properties for a variety of reasons, including personal use, gifts or
"The laws are slowly changing in favor of landlords and court
verdicts have favored landlords and there is no hassle in leasing nowadays,"
explains Chennai-based V Nagarajan, Editor of Indian Real Estate, India’s only
real estate magazine. Nagarajan and his Priya Publishing have also been holding
regular global property shows in the US and Saudi Arabia, and the next India
Property show is scheduled for May 2006 and would be held in Sunnyvale
(California), Dallas (Texas) and Edison (NJ).
Undoubtedly, acquisitions for self-possession or for renting
are equally attractive options as recent surveys show. According to a 10-city
Express Estate-India Properties survey, average residential property prices rose
by 24.2% during 2005 in Delhi, Mumbai, Kolkata, Bangalore, Chennai, Hyderabad
Chandigarh, Jaipur, Goa and Pune.
The rental returns are also in a very healthy range of 8-10
percent, which is far higher than the global average of 3-4 percent. Experts
warn that these are indicative figures only and the actual returns vary
depending on the city and locations within a city. As Rajan Sastri, Head of
Research and Advisory services, IndiaProperties.Com Pvt Ltd, says, "The yield in
India seems better than in most developed nations today. Of course, that does
not mean that in the years to come, the margins will drop. This is unlikely to
happen especially looking at the interest rates that are on the rise."
Thus, the returns are currently attractive and if the experts
are to be believed, they will continue to be high in the coming years.
Furthermore the law also allows NRIs to come in as speculators, as it does not
differentiate between the two categories of property buyers. Many developers,
however, have moved in to check investment buying in real estate and discourage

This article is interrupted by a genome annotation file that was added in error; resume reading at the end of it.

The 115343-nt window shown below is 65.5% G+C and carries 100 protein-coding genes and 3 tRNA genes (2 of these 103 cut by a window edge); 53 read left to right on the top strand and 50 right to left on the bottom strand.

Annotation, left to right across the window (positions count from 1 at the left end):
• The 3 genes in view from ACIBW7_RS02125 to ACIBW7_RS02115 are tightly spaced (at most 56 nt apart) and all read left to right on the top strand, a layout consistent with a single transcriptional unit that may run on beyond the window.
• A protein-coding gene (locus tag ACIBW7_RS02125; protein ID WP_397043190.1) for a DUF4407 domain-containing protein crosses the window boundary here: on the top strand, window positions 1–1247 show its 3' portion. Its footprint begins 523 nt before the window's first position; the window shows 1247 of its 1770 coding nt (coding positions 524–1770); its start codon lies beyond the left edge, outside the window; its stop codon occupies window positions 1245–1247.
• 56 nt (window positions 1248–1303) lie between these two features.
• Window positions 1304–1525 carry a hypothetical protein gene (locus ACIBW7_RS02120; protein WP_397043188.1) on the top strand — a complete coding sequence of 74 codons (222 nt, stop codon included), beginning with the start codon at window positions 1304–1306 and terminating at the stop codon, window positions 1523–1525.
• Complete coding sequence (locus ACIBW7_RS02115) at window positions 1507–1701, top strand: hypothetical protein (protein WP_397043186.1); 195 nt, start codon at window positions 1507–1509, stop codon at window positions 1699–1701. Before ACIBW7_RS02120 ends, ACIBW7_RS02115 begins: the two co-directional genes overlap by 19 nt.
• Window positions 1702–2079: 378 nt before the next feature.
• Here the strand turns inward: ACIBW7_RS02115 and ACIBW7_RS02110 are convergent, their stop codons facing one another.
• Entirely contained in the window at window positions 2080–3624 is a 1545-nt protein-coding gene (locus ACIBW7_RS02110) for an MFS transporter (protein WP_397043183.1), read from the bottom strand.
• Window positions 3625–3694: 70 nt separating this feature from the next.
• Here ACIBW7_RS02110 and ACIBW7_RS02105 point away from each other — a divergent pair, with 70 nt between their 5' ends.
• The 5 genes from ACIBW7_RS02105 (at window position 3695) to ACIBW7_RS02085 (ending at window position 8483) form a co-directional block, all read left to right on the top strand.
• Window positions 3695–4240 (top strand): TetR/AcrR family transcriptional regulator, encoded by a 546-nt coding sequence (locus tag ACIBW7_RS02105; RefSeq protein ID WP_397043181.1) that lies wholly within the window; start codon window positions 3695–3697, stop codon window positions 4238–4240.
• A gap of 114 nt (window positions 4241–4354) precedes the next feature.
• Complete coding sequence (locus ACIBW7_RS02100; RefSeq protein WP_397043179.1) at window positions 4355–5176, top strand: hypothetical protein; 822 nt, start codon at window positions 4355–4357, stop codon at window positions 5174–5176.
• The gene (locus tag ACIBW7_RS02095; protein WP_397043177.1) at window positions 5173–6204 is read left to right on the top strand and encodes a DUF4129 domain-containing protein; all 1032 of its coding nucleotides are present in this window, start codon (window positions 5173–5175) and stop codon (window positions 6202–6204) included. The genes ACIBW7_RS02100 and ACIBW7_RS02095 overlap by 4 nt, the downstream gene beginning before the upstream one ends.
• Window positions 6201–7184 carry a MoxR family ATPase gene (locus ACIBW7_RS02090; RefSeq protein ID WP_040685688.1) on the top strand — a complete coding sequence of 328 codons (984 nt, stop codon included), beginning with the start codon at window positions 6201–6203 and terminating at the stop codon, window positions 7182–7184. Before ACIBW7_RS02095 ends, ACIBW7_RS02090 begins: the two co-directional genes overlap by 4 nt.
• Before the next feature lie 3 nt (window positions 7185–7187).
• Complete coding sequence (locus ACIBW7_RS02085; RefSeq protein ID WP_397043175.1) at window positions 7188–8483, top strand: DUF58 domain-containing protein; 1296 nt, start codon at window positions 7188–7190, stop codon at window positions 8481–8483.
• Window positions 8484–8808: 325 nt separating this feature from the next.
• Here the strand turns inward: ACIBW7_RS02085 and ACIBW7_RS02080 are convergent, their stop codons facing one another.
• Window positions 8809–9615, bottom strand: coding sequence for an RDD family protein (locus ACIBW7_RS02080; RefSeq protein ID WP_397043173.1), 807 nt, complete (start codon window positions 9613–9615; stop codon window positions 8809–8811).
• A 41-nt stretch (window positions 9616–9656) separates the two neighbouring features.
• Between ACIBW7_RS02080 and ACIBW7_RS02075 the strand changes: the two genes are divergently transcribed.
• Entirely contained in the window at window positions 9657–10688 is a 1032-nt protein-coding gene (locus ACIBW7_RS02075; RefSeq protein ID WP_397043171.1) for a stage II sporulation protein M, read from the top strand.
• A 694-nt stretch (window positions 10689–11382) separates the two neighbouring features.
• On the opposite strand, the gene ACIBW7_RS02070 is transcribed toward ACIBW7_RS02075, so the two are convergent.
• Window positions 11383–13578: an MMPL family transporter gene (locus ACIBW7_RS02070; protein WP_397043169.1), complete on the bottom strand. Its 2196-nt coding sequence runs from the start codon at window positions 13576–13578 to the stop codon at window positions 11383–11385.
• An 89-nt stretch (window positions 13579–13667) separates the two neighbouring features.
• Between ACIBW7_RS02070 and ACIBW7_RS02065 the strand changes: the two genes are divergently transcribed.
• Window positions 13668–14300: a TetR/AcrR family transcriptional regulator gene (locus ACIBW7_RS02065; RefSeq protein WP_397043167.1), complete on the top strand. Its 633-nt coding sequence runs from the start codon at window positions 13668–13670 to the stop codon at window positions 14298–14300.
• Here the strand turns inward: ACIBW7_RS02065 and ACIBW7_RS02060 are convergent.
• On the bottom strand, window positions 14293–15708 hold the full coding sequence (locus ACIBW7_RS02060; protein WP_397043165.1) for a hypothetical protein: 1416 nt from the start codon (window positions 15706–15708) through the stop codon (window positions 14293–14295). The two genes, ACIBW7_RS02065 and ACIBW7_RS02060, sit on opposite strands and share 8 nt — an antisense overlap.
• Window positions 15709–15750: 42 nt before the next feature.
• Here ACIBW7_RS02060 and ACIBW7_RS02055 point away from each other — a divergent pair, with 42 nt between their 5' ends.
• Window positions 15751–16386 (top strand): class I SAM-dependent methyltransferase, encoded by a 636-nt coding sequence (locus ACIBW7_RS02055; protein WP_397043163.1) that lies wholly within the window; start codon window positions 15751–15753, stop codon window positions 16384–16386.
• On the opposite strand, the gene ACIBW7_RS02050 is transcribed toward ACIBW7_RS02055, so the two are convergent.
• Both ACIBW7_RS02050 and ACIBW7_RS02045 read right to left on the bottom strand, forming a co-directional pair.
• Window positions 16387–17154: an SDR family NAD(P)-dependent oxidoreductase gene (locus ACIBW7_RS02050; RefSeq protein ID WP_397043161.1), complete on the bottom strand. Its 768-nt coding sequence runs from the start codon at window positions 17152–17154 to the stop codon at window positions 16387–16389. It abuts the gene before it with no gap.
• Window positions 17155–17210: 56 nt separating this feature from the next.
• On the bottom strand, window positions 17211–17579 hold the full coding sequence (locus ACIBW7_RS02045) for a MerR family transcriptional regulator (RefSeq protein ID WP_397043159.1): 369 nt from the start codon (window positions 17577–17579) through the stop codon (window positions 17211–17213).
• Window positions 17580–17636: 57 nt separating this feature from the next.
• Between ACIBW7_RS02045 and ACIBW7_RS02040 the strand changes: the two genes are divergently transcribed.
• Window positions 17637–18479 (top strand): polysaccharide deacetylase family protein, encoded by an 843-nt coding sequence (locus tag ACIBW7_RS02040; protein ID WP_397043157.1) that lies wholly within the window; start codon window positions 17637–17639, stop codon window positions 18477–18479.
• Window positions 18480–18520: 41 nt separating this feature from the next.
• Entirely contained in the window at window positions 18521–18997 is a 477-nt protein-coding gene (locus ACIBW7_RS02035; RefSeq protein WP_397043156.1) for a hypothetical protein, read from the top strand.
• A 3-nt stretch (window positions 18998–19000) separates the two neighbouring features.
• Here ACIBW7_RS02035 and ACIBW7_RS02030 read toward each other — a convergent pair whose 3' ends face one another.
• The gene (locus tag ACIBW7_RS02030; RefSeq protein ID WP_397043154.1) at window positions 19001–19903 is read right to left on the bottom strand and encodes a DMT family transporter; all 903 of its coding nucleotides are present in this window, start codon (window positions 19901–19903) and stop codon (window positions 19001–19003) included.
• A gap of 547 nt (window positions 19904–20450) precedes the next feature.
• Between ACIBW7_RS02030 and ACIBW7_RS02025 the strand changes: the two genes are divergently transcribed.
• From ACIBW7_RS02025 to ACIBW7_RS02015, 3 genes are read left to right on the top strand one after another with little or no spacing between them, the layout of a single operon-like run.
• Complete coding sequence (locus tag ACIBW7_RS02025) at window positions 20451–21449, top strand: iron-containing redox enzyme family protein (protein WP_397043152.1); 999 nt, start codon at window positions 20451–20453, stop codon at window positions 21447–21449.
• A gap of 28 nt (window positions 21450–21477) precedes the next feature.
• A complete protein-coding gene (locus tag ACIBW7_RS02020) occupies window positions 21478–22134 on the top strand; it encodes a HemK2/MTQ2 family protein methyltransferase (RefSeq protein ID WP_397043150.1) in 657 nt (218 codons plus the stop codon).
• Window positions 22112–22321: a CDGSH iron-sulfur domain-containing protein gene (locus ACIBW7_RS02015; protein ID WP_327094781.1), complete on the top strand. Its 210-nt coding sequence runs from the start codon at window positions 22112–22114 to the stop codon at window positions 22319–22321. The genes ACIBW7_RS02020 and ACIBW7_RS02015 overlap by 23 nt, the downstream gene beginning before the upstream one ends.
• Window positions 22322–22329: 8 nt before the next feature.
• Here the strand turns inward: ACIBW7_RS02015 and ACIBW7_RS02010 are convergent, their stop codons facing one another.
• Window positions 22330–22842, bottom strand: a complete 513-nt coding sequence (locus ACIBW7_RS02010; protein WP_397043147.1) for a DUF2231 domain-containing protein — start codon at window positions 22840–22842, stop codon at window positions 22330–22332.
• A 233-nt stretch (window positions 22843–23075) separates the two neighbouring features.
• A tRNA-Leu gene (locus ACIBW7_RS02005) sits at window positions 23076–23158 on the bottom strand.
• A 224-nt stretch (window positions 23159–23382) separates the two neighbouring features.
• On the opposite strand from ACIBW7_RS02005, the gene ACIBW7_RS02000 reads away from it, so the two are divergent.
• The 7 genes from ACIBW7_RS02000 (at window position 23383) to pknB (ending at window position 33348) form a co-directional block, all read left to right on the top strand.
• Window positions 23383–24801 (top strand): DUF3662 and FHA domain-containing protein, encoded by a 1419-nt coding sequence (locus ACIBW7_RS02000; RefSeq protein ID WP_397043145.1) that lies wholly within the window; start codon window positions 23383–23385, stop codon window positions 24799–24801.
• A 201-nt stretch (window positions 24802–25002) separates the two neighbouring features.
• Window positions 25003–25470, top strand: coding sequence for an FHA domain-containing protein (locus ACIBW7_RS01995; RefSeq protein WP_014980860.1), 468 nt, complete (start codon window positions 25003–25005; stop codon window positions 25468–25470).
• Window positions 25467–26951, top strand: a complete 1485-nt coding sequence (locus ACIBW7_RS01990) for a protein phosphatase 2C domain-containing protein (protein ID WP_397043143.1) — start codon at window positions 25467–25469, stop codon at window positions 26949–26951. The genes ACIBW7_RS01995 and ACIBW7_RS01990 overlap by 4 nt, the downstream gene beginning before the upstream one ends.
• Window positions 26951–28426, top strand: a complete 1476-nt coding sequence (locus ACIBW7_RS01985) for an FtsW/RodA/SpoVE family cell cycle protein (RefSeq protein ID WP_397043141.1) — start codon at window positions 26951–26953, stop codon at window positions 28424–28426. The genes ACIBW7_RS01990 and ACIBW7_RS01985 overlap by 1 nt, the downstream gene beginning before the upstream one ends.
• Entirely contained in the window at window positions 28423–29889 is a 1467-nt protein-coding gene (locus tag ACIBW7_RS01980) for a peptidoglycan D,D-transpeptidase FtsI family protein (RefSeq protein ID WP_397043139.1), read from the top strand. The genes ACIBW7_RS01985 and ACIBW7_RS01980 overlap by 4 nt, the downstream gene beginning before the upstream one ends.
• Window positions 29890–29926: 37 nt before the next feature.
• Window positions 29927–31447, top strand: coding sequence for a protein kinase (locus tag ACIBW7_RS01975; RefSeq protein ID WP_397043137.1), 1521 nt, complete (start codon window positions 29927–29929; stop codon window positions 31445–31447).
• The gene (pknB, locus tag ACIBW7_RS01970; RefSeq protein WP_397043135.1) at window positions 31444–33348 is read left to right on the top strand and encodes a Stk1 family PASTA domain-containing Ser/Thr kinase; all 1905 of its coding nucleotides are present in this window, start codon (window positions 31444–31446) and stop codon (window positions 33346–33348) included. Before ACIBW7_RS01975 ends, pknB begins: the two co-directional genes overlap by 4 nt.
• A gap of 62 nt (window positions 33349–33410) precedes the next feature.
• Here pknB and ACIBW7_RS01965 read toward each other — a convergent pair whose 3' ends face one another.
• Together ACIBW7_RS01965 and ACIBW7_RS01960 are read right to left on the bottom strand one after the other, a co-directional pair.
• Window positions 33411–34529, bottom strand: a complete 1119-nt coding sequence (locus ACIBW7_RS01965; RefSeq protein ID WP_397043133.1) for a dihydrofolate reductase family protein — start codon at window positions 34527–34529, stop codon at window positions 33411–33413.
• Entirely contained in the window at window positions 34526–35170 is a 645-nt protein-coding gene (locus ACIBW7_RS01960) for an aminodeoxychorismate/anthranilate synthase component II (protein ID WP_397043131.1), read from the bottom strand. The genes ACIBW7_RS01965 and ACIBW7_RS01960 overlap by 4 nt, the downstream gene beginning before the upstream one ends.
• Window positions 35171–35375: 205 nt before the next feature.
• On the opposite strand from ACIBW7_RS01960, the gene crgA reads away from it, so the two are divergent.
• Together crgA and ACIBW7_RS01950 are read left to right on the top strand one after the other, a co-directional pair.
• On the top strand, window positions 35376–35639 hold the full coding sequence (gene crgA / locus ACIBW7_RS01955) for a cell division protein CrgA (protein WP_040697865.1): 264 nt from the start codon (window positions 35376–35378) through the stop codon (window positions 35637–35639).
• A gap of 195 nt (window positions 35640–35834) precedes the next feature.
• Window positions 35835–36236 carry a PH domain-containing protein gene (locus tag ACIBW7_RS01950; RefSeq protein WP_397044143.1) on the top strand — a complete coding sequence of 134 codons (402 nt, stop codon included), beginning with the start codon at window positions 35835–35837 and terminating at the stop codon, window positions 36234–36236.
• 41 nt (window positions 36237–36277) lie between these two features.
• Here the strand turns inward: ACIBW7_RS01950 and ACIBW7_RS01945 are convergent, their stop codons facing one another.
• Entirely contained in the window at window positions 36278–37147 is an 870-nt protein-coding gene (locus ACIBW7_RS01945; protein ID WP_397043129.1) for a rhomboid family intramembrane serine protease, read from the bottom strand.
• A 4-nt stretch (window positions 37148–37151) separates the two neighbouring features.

Speculators are bad for developers, as Satish Magar, Managing
Director of Magarpatta City explains, buyers in most residential complexes buy
homes that they can come back and live. They look for neighbors, families and
children with whom their families can interact and their children can play.
Hence the focus of the developer is to build communities. When speculators move
in and buy whole building blocks, they drive out genuine buyers and create
Also, speculators, who enter at the initial stages, start
offloading their purchases as the projects progress. Sometimes, this is at costs
lower than the developers themselves. Net result is that the developer is not
able to sell his property. "We don’t have a cap on the percentage of property we
sell to NRIs in a project, but when a buyer wants to buy a whole apartment
block, we become alert and stop it," says Magar.
While speculators are not popular, developers are working
hard to woo genuine NRI investors, who may buy an apartment or two for
self-occupation or for renting. As incentives developers are offering many value
added services such as finding tenants for the properties being acquired by
absentee landlords, including NRIs.
The 400-acre Magarpatta City, to be completed in 2008, is one
such project, where the developer is wooing the NRIs who are returning home
because of what Satish Magar calls the "reverse brain drain" in the IT sector as well helping find tenants for NRIs who buy an apartment or two to earn rental
Kumar Builders of Pune also follows a similar approach to
make their projects attractive to buyers, though it does not limit allocation of
property to NRIs. "It is difficult to do this (limit allocation) in cities where